Dan Harmon is best known for creating series like Rick and Morty and Community, but one of his biggest passions is Dungeons & Dragons; so much so that he created an entire series dedicated to playing it with his friends.
HarmonQuest, which began on NBC’s streaming service, Seeso, before moving to VRV for its second season, follows Harmon and his friend, Spencer Crittenden, as they play Pathfinder with different celebrities. Each episode includes a contained game and the focus is more on the debauchery that can occur when playing Dungeons & Dragons than the actual game itself.
There’s been a rise in attention toward Dungeons & Dragons in recent years. Shows like Community and Stranger Things have catapulted Dungeons & Dragons into being cool, but Harmon told Polygon at New York Comic Con that it’s the rapid success of celebratory conventions and the current state of video games that helped bring tabletop games into the realm of even being considered cool.
Harmon believes that because video games became sophisticated faster, while tabletop remained stagnant in their design, people wrote off the medium completely. It’s only now, when games have become so entirely different, Harmon says, that people are beginning to understand why tabletop gaming has always been so enamoring.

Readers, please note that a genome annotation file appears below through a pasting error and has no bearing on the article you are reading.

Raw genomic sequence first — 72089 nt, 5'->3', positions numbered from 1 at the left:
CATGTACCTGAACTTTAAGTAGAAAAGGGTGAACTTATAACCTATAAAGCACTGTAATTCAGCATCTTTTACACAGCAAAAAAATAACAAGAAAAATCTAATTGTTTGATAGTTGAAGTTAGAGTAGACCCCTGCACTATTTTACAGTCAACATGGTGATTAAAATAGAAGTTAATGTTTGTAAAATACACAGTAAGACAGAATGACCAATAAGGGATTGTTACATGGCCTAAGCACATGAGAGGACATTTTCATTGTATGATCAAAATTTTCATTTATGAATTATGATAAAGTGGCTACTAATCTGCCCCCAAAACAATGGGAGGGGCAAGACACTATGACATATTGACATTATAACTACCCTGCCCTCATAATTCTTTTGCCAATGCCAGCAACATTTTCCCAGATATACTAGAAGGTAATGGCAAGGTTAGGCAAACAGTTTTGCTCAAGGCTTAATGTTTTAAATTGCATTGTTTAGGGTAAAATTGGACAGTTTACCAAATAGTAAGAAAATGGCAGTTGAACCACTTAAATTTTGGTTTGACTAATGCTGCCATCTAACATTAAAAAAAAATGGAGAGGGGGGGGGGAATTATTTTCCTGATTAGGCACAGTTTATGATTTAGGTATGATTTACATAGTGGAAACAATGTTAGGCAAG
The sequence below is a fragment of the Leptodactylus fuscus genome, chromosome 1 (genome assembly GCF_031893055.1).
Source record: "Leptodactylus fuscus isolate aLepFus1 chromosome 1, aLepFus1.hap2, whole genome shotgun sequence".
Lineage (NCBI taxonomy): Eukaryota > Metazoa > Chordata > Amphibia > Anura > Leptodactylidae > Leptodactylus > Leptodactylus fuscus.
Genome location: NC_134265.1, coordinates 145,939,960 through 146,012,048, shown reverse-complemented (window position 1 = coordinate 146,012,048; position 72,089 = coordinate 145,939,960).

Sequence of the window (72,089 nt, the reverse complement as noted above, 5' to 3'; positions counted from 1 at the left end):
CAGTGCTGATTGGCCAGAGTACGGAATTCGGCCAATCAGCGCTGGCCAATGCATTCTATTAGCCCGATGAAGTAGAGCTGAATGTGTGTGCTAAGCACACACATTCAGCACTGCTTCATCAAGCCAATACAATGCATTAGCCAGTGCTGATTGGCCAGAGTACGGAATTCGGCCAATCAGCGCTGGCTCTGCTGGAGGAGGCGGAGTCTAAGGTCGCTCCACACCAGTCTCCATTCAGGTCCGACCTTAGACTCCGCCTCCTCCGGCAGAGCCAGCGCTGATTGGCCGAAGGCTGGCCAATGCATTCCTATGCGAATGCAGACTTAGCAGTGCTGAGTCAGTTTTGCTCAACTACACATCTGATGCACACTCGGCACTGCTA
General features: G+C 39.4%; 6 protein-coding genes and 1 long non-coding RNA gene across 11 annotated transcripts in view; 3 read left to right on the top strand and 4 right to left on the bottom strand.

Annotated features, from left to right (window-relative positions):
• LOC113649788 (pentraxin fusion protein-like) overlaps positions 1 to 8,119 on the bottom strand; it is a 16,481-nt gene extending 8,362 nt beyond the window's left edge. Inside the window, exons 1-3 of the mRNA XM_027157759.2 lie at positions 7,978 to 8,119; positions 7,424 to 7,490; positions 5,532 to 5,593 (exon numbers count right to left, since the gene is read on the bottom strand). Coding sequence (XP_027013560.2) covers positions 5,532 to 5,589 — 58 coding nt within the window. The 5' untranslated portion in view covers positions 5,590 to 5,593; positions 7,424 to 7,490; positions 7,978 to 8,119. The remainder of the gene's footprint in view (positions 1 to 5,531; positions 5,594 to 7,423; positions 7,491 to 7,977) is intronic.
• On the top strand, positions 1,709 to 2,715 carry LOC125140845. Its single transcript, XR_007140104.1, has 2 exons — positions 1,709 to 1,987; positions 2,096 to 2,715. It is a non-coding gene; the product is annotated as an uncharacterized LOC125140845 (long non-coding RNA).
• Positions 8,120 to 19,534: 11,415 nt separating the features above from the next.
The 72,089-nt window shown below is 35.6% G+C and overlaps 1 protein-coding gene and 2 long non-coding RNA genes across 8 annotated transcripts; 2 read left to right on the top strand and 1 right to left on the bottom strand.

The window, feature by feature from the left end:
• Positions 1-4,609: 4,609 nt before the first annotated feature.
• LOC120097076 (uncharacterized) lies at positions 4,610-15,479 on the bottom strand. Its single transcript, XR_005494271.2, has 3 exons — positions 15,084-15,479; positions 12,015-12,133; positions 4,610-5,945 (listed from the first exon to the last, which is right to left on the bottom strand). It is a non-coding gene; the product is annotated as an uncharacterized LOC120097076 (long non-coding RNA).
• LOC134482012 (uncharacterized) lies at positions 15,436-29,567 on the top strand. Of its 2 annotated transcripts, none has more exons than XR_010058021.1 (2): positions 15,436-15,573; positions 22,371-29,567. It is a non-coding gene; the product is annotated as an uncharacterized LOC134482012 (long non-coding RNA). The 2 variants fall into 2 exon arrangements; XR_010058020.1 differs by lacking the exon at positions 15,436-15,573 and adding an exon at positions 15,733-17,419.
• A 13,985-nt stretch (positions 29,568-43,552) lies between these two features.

“The more important thing is, whereas video games between the late ‘80s to now were becoming so sophisticated, people kept assuming if tabletop gaming was capable of having that level of sophistication, than it would have that, and therefore it was obsolete,” Harmon. “We’ve now hit a tipping point with games like Skyrim where you can truly experience that level of sophistication electronically and that’s when you really realize how completely different the appeal is for tabletop gaming. It started to feel like if you were tabletop gaming, that you were doing something old and pointless.
“Now it feels like you’re riding a bike instead of driving a car and it’s a totally different thing.”
That’s not to ignore one of the biggest factors in the resurgence of games like Dungeons & Dragons: nostalgia. Shows like Stranger Things have bought into the grand appeal of what Dungeons & Dragons represented for a generation. It’s the type of nostalgia, Harmon jokes, that only those who weren’t around during the period they’re infatuated with.
“I hung out with [Stranger Things creators] the Duffer brothers for a night, found out how young they were and was like, ‘What’s going on here?’ And they were like, ‘I don’t know, I’m just kind of fascinated with that era.’ Yeah, because you weren’t there,” Harmon said. “In the ‘90s, we got really interested in the ‘60s. I think some of these younger folks are more interested in the ‘80s.”
It’s all worked out for Harmon, however, whose show has found an audience for those who want to get in on the trend.
HarmonQuest season two is available to stream on VRV.